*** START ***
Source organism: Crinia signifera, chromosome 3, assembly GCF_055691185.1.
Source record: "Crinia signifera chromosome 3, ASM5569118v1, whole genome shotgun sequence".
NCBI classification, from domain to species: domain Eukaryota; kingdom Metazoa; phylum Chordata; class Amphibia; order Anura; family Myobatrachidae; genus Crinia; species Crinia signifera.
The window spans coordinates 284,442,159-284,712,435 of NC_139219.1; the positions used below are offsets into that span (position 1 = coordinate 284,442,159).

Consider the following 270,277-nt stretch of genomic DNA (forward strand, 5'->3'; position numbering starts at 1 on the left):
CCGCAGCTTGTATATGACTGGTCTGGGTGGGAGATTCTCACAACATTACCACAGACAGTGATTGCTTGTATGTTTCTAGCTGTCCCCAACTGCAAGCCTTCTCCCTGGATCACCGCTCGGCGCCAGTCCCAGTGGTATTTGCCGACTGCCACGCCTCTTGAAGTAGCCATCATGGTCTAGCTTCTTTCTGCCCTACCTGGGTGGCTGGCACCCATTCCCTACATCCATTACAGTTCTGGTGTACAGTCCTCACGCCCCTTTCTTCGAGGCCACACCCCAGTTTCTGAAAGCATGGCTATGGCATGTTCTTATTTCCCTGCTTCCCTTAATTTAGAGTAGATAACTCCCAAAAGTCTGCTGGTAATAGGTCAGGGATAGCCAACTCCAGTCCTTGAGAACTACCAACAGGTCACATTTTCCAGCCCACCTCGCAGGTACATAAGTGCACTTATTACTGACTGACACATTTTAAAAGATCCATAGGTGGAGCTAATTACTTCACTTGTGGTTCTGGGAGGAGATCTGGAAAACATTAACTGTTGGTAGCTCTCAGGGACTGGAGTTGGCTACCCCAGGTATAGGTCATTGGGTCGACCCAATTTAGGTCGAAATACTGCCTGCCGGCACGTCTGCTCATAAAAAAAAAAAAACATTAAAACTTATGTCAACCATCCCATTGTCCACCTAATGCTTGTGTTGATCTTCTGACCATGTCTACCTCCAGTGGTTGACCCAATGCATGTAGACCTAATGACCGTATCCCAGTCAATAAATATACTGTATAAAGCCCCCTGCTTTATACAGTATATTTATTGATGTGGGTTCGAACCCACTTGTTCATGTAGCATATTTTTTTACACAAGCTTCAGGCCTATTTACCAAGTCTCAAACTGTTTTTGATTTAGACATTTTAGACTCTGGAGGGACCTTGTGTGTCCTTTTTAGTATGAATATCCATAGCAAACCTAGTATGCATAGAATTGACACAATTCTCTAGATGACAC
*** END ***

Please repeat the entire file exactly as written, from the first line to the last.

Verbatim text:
Source organism: Crinia signifera, chromosome 3, assembly GCF_055691185.1.
Source record: "Crinia signifera chromosome 3, ASM5569118v1, whole genome shotgun sequence".
NCBI classification, from domain to species: domain Eukaryota; kingdom Metazoa; phylum Chordata; class Amphibia; order Anura; family Myobatrachidae; genus Crinia; species Crinia signifera.
The window spans coordinates 284,442,159-284,712,435 of NC_139219.1; the positions used below are offsets into that span (position 1 = coordinate 284,442,159).

Consider the following 270,277-nt stretch of genomic DNA (forward strand, 5'->3'; position numbering starts at 1 on the left):
CCGCAGCTTGTATATGACTGGTCTGGGTGGGAGATTCTCACAACATTACCACAGACAGTGATTGCTTGTATGTTTCTAGCTGTCCCCAACTGCAAGCCTTCTCCCTGGATCACCGCTCGGCGCCAGTCCCAGTGGTATTTGCCGACTGCCACGCCTCTTGAAGTAGCCATCATGGTCTAGCTTCTTTCTGCCCTACCTGGGTGGCTGGCACCCATTCCCTACATCCATTACAGTTCTGGTGTACAGTCCTCACGCCCCTTTCTTCGAGGCCACACCCCAGTTTCTGAAAGCATGGCTATGGCATGTTCTTATTTCCCTGCTTCCCTTAATTTAGAGTAGATAACTCCCAAAAGTCTGCTGGTAATAGGTCAGGGATAGCCAACTCCAGTCCTTGAGAACTACCAACAGGTCACATTTTCCAGCCCACCTCGCAGGTACATAAGTGCACTTATTACTGACTGACACATTTTAAAAGATCCATAGGTGGAGCTAATTACTTCACTTGTGGTTCTGGGAGGAGATCTGGAAAACATTAACTGTTGGTAGCTCTCAGGGACTGGAGTTGGCTACCCCAGGTATAGGTCATTGGGTCGACCCAATTTAGGTCGAAATACTGCCTGCCGGCACGTCTGCTCATAAAAAAAAAAAAACATTAAAACTTATGTCAACCATCCCATTGTCCACCTAATGCTTGTGTTGATCTTCTGACCATGTCTACCTCCAGTGGTTGACCCAATGCATGTAGACCTAATGACCGTATCCCAGTCAATAAATATACTGTATAAAGCCCCCTGCTTTATACAGTATATTTATTGATGTGGGTTCGAACCCACTTGTTCATGTAGCATATTTTTTTACACAAGCTTCAGGCCTATTTACCAAGTCTCAAACTGTTTTTGATTTAGACATTTTAGACTCTGGAGGGACCTTGTGTGTCCTTTTTAGTATGAATATCCATAGCAAACCTAGTATGCATAGAATTGACACAATTCTCTAGATGACAC